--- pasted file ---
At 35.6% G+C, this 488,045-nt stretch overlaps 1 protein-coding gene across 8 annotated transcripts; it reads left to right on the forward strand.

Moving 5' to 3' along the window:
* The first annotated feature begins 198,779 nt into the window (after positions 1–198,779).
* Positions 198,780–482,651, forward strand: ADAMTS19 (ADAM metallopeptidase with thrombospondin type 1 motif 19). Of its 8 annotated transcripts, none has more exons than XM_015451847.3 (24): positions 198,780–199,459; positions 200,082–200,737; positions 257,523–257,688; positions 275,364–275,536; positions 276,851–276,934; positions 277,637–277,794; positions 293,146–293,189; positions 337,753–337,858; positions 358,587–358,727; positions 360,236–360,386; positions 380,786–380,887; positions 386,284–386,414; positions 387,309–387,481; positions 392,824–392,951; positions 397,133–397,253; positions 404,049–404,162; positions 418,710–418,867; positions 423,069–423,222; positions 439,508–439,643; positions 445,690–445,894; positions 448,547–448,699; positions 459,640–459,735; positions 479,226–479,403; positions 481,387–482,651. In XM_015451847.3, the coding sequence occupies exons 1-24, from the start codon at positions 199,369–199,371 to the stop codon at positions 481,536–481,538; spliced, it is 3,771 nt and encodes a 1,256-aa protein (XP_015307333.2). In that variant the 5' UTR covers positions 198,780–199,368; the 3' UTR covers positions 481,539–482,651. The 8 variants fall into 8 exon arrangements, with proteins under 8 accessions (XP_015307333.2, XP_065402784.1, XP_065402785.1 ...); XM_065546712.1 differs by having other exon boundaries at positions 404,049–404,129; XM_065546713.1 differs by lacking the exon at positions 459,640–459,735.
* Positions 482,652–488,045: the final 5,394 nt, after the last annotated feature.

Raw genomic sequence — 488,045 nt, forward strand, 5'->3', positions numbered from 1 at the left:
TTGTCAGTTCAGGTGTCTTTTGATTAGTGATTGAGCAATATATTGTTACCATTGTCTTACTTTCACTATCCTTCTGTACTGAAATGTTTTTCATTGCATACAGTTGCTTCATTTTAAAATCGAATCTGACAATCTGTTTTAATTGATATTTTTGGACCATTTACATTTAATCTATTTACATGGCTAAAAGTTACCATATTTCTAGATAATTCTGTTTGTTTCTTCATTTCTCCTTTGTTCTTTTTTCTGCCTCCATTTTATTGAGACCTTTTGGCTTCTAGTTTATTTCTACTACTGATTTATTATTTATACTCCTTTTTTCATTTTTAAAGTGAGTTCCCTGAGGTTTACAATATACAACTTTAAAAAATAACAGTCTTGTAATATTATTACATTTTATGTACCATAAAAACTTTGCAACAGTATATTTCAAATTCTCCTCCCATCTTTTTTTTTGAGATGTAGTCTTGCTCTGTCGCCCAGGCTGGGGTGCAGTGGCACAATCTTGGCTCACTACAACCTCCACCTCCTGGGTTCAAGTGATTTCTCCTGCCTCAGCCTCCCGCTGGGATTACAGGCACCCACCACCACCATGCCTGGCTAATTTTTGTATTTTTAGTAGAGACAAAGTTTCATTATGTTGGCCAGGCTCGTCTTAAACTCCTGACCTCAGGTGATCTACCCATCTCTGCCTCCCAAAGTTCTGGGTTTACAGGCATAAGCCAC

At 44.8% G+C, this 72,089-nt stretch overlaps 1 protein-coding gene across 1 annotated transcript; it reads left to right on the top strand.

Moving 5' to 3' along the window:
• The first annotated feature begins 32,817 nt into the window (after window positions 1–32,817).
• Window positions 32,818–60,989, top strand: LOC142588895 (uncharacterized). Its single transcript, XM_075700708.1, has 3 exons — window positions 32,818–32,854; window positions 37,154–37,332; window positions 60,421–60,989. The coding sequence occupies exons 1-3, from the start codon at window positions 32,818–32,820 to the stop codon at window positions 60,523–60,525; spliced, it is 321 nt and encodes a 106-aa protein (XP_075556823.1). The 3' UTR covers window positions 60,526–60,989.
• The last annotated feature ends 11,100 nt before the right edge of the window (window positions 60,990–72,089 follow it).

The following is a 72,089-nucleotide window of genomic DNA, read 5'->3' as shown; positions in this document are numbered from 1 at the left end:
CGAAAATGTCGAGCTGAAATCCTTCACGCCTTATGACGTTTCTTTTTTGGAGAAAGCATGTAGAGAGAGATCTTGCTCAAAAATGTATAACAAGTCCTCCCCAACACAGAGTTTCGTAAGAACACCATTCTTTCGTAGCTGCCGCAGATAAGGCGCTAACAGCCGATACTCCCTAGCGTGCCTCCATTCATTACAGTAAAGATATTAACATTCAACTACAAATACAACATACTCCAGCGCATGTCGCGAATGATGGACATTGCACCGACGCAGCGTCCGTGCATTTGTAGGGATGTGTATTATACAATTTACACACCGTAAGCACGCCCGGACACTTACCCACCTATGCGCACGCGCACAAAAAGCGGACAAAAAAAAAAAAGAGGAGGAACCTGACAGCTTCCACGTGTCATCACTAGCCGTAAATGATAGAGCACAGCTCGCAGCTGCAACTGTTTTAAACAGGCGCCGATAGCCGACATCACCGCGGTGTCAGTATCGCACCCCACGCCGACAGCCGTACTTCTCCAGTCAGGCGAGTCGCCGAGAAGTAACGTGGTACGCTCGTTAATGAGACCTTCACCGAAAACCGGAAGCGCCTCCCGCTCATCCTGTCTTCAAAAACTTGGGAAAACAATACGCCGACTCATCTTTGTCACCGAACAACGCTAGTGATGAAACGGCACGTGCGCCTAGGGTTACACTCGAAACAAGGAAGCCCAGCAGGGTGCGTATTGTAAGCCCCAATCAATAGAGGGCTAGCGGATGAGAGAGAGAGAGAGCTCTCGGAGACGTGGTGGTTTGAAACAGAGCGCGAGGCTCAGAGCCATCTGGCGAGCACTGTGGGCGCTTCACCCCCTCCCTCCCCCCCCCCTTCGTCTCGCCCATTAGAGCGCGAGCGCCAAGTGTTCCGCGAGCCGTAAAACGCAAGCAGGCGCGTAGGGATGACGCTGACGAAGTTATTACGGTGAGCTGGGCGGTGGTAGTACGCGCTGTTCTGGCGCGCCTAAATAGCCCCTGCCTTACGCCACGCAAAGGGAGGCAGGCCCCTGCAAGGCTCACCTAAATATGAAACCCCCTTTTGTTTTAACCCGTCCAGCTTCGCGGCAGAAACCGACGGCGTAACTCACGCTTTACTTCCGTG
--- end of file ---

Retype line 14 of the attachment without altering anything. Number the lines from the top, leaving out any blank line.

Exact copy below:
CGAAAATGTCGAGCTGAAATCCTTCACGCCTTATGACGTTTCTTTTTTGGAGAAAGCATGTAGAGAGAGATCTTGCTCAAAAATGTATAACAAGTCCTCCCCAACACAGAGTTTCGTAAGAACACCATTCTTTCGTAGCTGCCGCAGATAAGGCGCTAACAGCCGATACTCCCTAGCGTGCCTCCATTCATTACAGTAAAGATATTAACATTCAACTACAAATACAACATACTCCAGCGCATGTCGCGAATGATGGACATTGCACCGACGCAGCGTCCGTGCATTTGTAGGGATGTGTATTATACAATTTACACACCGTAAGCACGCCCGGACACTTACCCACCTATGCGCACGCGCACAAAAAGCGGACAAAAAAAAAAAAGAGGAGGAACCTGACAGCTTCCACGTGTCATCACTAGCCGTAAATGATAGAGCACAGCTCGCAGCTGCAACTGTTTTAAACAGGCGCCGATAGCCGACATCACCGCGGTGTCAGTATCGCACCCCACGCCGACAGCCGTACTTCTCCAGTCAGGCGAGTCGCCGAGAAGTAACGTGGTACGCTCGTTAATGAGACCTTCACCGAAAACCGGAAGCGCCTCCCGCTCATCCTGTCTTCAAAAACTTGGGAAAACAATACGCCGACTCATCTTTGTCACCGAACAACGCTAGTGATGAAACGGCACGTGCGCCTAGGGTTACACTCGAAACAAGGAAGCCCAGCAGGGTGCGTATTGTAAGCCCCAATCAATAGAGGGCTAGCGGATGAGAGAGAGAGAGAGCTCTCGGAGACGTGGTGGTTTGAAACAGAGCGCGAGGCTCAGAGCCATCTGGCGAGCACTGTGGGCGCTTCACCCCCTCCCTCCCCCCCCCCTTCGTCTCGCCCATTAGAGCGCGAGCGCCAAGTGTTCCGCGAGCCGTAAAACGCAAGCAGGCGCGTAGGGATGACGCTGACGAAGTTATTACGGTGAGCTGGGCGGTGGTAGTACGCGCTGTTCTGGCGCGCCTAAATAGCCCCTGCCTTACGCCACGCAAAGGGAGGCAGGCCCCTGCAAGGCTCACCTAAATATGAAACCCCCTTTTGTTTTAACCCGTCCAGCTTCGCGGCAGAAACCGACGGCGTAACTCACGCTTTACTTCCGTG